Rescuers fighting dangerous currents and low visibility in the Puyallup River suspended their search Tuesday for the man who disappeared Monday while inner tubing near Sumner.
Sheriffs spokesman Ed Troyer identified the missing man as Austin Smith of South Hill.
Weve searched the river as best we can, said Lt. Cindy Fajardo of the Pierce County sheriffs search and rescue team. The river is much too dangerous.
Searchers no longer think Smith is alive.
Were in recovery mode, sheriffs Deputy J. Sousley said.
More investigation is needed to determine whether alcohol or drugs were involved in the incident, Fajardo said.
Smiths family and friends were at the scene as searchers wrapped up their effort. They described the 25-year-old South Hill resident as a goofy, caring friend.
Hes a caring, kind person, said 19-year-old Nolan Smith, a younger brother. I dont really know what to say right now.
Older brother Cody Smith, 33, said he arrived at the scene early Tuesday.
Im not ready to give up yet, he said of his missing brother.
Smith and two friends were floating in inner tubes after entering the water upstream from Sumner about 6 p.m. Monday. Smith was wearing only a pair of shorts and no life jacket, Fajardo said.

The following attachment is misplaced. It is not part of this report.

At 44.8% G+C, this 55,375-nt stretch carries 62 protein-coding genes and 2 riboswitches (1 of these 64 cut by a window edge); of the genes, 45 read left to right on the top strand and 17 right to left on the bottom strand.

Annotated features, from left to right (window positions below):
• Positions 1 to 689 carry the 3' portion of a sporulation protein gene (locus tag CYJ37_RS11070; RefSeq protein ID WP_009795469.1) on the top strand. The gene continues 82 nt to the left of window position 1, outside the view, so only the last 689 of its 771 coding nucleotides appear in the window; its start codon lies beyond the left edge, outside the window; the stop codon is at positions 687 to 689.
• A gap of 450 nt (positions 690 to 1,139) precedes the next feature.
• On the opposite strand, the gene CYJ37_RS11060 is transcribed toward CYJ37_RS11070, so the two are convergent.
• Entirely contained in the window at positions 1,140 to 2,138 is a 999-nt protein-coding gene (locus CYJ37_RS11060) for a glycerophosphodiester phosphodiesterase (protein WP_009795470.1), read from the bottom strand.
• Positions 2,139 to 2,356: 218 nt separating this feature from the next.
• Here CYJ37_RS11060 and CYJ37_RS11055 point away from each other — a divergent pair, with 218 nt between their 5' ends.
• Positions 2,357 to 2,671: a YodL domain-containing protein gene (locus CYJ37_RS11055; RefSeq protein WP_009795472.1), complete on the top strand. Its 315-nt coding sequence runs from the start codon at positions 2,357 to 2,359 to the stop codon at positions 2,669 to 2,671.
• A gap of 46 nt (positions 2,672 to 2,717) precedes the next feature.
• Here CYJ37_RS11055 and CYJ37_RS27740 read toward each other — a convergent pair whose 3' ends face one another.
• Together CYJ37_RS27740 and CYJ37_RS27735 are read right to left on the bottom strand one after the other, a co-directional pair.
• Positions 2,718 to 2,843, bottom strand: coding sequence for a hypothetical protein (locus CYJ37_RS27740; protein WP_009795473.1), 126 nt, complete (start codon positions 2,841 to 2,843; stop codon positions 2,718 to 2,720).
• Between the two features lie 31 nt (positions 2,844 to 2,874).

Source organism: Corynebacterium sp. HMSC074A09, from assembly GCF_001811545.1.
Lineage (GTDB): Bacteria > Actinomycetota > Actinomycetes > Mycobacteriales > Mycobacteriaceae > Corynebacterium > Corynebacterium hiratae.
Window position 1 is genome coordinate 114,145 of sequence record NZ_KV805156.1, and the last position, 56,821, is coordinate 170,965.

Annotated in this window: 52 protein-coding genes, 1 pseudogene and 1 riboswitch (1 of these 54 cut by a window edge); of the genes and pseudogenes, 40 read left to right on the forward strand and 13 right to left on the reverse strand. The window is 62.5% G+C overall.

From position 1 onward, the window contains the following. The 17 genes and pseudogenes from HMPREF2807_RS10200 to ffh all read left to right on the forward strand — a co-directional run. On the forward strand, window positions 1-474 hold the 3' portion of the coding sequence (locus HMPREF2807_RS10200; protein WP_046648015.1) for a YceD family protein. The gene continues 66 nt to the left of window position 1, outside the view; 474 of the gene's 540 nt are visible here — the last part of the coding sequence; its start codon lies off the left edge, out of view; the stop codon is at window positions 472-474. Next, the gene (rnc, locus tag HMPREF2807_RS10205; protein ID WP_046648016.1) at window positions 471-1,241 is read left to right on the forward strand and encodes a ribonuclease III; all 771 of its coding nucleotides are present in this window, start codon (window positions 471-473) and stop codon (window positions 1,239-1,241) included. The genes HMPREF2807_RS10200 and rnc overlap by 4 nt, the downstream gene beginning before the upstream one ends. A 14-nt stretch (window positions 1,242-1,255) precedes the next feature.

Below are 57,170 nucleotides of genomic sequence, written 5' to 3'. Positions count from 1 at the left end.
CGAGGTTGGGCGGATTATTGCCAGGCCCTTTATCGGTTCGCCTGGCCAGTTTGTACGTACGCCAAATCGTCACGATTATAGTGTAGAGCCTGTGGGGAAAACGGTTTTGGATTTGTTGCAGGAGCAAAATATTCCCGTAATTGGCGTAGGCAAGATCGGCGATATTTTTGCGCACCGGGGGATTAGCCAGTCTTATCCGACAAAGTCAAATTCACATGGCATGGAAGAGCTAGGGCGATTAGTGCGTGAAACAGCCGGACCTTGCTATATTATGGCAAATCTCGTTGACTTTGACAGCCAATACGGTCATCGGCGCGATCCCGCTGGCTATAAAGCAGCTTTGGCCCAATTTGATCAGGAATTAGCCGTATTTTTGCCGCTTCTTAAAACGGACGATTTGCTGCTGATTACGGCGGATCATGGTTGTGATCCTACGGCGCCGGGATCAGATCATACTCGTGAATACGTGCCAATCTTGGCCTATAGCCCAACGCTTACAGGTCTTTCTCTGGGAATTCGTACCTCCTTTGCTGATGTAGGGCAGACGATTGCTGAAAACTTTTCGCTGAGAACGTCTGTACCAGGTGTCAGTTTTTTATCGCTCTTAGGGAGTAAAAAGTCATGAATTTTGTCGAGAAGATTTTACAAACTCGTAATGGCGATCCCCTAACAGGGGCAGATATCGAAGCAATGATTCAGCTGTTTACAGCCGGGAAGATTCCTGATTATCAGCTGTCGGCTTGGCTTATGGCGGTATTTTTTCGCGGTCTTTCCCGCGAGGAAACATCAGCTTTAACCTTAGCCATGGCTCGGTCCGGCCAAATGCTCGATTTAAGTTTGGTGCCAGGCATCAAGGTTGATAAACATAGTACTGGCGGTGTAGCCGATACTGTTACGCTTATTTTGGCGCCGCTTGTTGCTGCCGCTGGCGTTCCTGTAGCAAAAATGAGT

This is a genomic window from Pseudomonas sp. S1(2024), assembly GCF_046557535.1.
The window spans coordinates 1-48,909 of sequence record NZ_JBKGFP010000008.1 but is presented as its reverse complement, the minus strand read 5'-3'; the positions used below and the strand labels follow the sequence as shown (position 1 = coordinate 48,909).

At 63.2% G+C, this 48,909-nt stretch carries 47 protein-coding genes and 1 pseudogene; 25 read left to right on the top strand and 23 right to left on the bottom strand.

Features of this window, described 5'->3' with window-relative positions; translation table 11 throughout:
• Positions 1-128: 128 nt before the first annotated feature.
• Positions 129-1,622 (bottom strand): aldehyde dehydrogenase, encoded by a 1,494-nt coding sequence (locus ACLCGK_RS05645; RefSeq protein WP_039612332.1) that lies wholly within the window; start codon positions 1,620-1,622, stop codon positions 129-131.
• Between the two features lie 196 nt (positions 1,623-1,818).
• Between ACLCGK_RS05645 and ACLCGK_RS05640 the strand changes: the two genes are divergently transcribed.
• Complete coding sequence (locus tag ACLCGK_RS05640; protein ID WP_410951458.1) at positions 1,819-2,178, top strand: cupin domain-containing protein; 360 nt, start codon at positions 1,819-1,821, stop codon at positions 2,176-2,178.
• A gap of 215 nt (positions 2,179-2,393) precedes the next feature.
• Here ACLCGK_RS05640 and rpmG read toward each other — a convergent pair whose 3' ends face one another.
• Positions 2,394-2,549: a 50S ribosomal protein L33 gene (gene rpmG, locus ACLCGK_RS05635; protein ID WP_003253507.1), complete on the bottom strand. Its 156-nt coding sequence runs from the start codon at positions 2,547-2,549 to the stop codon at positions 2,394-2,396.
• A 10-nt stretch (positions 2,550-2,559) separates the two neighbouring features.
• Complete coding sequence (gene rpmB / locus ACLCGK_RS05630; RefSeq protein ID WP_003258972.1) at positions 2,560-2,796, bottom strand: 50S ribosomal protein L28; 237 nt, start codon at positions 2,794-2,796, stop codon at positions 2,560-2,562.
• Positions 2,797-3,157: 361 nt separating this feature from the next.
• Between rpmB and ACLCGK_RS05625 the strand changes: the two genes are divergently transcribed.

The two friends got out of the water about 8 p.m. just south of Sumner, near Mama Stortinis Restaurant, under the bridge at East Main Avenue in Puyallup. Thats when they realized Smith was no longer with them.
The last time the two friends recalled seeing him was a mile upstream from where they got out of the water, Fajardo said. The friends said he had jumped off the inner tube and into the water several times before his disappearance, she said.
After Smith failed to show up, the friends called authorities, who scoured the area until darkness postponed the effort, Troyer said. Late Monday, searchers found Smiths inner tube. Fajardo said it was intact when found.
Deputies, Central Pierce Fire & Rescue, Orting Fire & Rescue and Puyallup Tribal Police resumed the search Tuesday morning in eight boats.
An air search continued, but the weeks heat wave made conditions too dangerous for rescuers on the water to continue.
River flows measured by a U.S. Geological Survey gauge in Puyallup have fluctuated between 5,500 and 6,000 cubic feet per second since Smith was reported missing. Those flows are about 66 percent higher than normal for this time of year.
Rescuers experienced difficulties in the river Tuesday, with boats striking debris from mountain runoff.
It is treacherous, Fajardo said.
The search might not resume for a couple of weeks, and more hot weather could further complicate water conditions, she said.
Its all up to Mother Nature, Fajardo said.
Kari Plog: 253-597-8682